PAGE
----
How do ebikes work? Electric bikes are basically the same as regular bikes but come equipped with a motor & battery pack so when you start peddling, the motor will kick in and start ‘Assisting’ you making it much easier to climb hills or steep terrain.
Electric bikes still have gears like a normal bike and you use these in exactly the same way however 10 gears are usually plenty as you have the assistance levels so there really is no need for any more than this.
What is Pedal Assist?
Pedal Assist on an electric bike is the term used when you start peddling, the motor engages and works in tandem with the level of effort you are putting in. Usually ebikes have between 3 and 5 levels of ‘assist’ where the user can control while riding.
Levels of Assistance –
Levels of assistance on ebikes usually vary depending on manufacturer but there are usually 5 optionss which the user can adjust while riding via a button near the handle grips – The higher the assistance level = the less effort is required by the user as follows:
Off – No Assistance/ Rides like a normal bike
- ‘Eco’ – around 75% assistance (Low Assistance)
- ‘Eco +’ – around 125% Assistance
- ‘Normal’ – Around 175% Assistance (Medium Assistance)
- ‘Sport’ – Around 250% Assistance
- ‘Sport +’ – Around 350% Assistance (Full Assistance)
So the above is based on one of my Ebikes and I usually cycle in ‘Eco +’ or ‘Normal’ assistance modes switching up when required for the bigger hills, however the longer time you spend in the higher assistance modes will impact range/ distance as this uses more battery power. Riding an Ebike with no assistance is fine they can feel ‘sluggish’ without any assist, but still possible.
Some makes and models provide an app which enables the user to configure the level of assistance for each setting which can be handy if you want to adjust these to better suit your riding style.
Types of Electric Bike Motors – What’s the differences?
Electric Hub Motor – Electric Hub motors were for a long time the standard with Ebikes which have the drive train integrated into the hub of the wheel and require little or no maintenance. The disadvantages of hub motors are they can be heavy and are not the first choice for serious hill climbs as they tend to lack the torque. Overall though, Hub motors are cheaper and most ebike conversion kits favour them as they can be easily adapted to fitting onto most bike frames and turn almost any regular bike into and electric one
Mid Drive Ebike Motor – Mid Drive motors are located at the bottom of the frame incorporated into the crank, these can output huge torque vs the hub Motors and work in sync with the gears powered by the chain. Usually the chains supplied with these types of Mid Drive Ebike Motor are upgraded to cope with the extra power as a standard chain would not last 5 minutes. Beacuse Mid Drive Ebike Motors are located at the crank and not on the wheel, tyre changes are much easier.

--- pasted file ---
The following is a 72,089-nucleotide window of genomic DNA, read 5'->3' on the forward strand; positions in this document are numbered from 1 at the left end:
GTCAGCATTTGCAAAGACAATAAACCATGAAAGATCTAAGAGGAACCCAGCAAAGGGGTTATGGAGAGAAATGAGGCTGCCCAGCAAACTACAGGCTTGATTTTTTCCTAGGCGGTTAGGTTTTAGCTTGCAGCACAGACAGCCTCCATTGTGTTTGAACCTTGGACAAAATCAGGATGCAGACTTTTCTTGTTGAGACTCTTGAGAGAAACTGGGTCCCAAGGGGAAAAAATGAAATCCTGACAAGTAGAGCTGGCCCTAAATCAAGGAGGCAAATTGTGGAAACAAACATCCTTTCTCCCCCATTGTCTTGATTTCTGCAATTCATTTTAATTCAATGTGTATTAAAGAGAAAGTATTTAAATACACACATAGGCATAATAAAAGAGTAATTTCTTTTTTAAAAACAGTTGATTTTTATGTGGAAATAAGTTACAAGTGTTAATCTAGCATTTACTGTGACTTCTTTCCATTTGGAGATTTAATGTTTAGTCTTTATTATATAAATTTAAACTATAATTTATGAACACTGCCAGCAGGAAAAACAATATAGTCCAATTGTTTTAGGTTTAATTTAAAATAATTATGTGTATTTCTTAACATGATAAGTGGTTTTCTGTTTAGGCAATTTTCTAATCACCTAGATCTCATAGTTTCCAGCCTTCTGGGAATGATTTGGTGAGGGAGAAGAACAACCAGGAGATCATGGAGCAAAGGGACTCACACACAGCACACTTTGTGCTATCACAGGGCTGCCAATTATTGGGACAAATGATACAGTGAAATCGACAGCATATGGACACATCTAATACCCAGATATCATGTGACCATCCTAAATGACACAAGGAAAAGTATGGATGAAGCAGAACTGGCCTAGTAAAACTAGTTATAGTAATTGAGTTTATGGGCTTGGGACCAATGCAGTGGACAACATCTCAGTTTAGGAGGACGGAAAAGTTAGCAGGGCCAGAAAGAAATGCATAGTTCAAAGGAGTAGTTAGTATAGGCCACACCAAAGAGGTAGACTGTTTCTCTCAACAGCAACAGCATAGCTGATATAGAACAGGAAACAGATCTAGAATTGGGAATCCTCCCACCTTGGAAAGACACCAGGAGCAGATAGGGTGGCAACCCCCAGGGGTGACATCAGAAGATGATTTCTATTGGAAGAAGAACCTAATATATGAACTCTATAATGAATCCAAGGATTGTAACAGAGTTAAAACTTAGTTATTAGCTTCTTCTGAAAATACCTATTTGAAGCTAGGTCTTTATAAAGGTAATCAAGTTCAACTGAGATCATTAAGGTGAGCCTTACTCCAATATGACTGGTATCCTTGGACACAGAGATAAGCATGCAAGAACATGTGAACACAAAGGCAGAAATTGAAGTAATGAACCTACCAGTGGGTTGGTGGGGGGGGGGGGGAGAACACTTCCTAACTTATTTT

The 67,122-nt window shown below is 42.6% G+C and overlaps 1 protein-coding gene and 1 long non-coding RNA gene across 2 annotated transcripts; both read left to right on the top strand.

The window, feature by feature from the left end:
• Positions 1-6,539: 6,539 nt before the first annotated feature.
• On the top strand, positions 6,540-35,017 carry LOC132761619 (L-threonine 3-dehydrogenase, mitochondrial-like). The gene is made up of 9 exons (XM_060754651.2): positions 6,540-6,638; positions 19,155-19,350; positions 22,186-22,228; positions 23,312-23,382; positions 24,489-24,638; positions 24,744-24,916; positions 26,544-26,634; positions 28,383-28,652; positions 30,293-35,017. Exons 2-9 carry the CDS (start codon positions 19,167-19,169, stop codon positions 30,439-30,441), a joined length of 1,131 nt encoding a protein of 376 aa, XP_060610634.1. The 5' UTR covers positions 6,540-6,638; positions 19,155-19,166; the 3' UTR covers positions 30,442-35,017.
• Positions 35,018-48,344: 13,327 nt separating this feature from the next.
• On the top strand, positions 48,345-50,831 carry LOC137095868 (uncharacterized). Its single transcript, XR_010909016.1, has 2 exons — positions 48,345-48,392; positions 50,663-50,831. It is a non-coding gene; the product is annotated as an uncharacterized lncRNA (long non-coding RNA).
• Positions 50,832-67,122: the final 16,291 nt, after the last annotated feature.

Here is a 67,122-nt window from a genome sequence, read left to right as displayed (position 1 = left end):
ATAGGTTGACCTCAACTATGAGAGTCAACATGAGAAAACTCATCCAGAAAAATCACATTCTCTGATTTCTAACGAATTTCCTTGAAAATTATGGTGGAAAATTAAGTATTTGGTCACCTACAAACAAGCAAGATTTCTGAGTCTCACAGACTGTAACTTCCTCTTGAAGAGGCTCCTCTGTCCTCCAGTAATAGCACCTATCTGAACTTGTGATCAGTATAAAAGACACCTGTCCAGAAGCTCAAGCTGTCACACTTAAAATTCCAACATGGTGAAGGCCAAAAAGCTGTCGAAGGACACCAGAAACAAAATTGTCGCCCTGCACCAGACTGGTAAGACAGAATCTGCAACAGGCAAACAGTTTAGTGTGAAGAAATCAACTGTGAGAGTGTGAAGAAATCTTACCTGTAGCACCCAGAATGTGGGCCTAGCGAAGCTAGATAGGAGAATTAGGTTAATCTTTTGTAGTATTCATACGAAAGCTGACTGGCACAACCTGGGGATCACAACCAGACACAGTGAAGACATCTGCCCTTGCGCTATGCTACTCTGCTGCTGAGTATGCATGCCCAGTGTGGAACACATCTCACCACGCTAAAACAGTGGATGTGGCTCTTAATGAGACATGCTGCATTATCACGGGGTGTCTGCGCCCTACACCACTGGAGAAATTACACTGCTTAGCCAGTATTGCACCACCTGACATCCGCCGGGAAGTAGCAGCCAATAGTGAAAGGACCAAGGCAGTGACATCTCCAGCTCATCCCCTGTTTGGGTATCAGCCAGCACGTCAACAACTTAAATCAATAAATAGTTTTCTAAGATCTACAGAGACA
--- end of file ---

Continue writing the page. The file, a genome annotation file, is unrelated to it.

Either of the above have their own good and bad points so it depends on the type of riding you will be doing, but as a rule of thumb the Mid Drive Ebike Motors tend to be on the higher priced end of the market, especially on the EMTB’s ( mountain bikes). If its just city commuting and light off-road use then the hub motors will perform just as well.
Battery and Usage – How far can I ride on a single charge?
So how do ebikes work when it comes to battery life? There are many variables that determine how far and how fast you can go on a single charge – This again all depends on rider weight, Level of assistance.
See the below example for a 400Wh ( Watt Hour) battery it shows on a low level of assist the rider could cycle up to 160KM and on a high level of assist may achieve around 50KM
This particular disclaimer states ‘The range figures are a guide and can vary depending on a variety of external factors, such as rider weight, riding style, conditions, weather, tyre pressure, set up and gear selection’
What is it like to ride an Ebike?
Riding an electric bike is like someone ‘Pushing’ you along as you pedal, usually you will feel a boost when you pedal which is great fun and you will never dread those hills again. I commute on my Ebike into London 2 -3 times a week which about 15 miles each way. On my traditional bike this would not have been possible with my level of fitness and I would have been a complete wreck upon arrival ( I tried it a few times and it was not a pretty sight) but now I arrive refreshed with no sweat and ready to start the day.
I also find that I cycle much greater distances than before as the hills are flattened. When I want exercise then I can select a low assist mode like ‘Eco’ to help burn the carbs.
When choosing my first electric bike I went for a mid-drive motor with a 500Wh Battery as I knew this would comfortably get me to work and back on a single charge, even if I had a long day and wanted to use higher levels of assist to get me home.
I also wanted to ride off-road so decided the extra torque output on mid drive motors would be worth the extra cost.
How Do EBikes Work – Conclusion
So hopefully the above provides you with better understanding on the basics of how Ebikes work, of course there are a plethora of options out there when it comes to motors, batteries and parts but overall the basic concepts are the same, its just up to your own personal preference on what will best suit YOUR needs.
What Ebike would be best suited to you? –>Check out our buyers guide here<–
If you ever need a hand or want some further advice please let me know as always happy to help.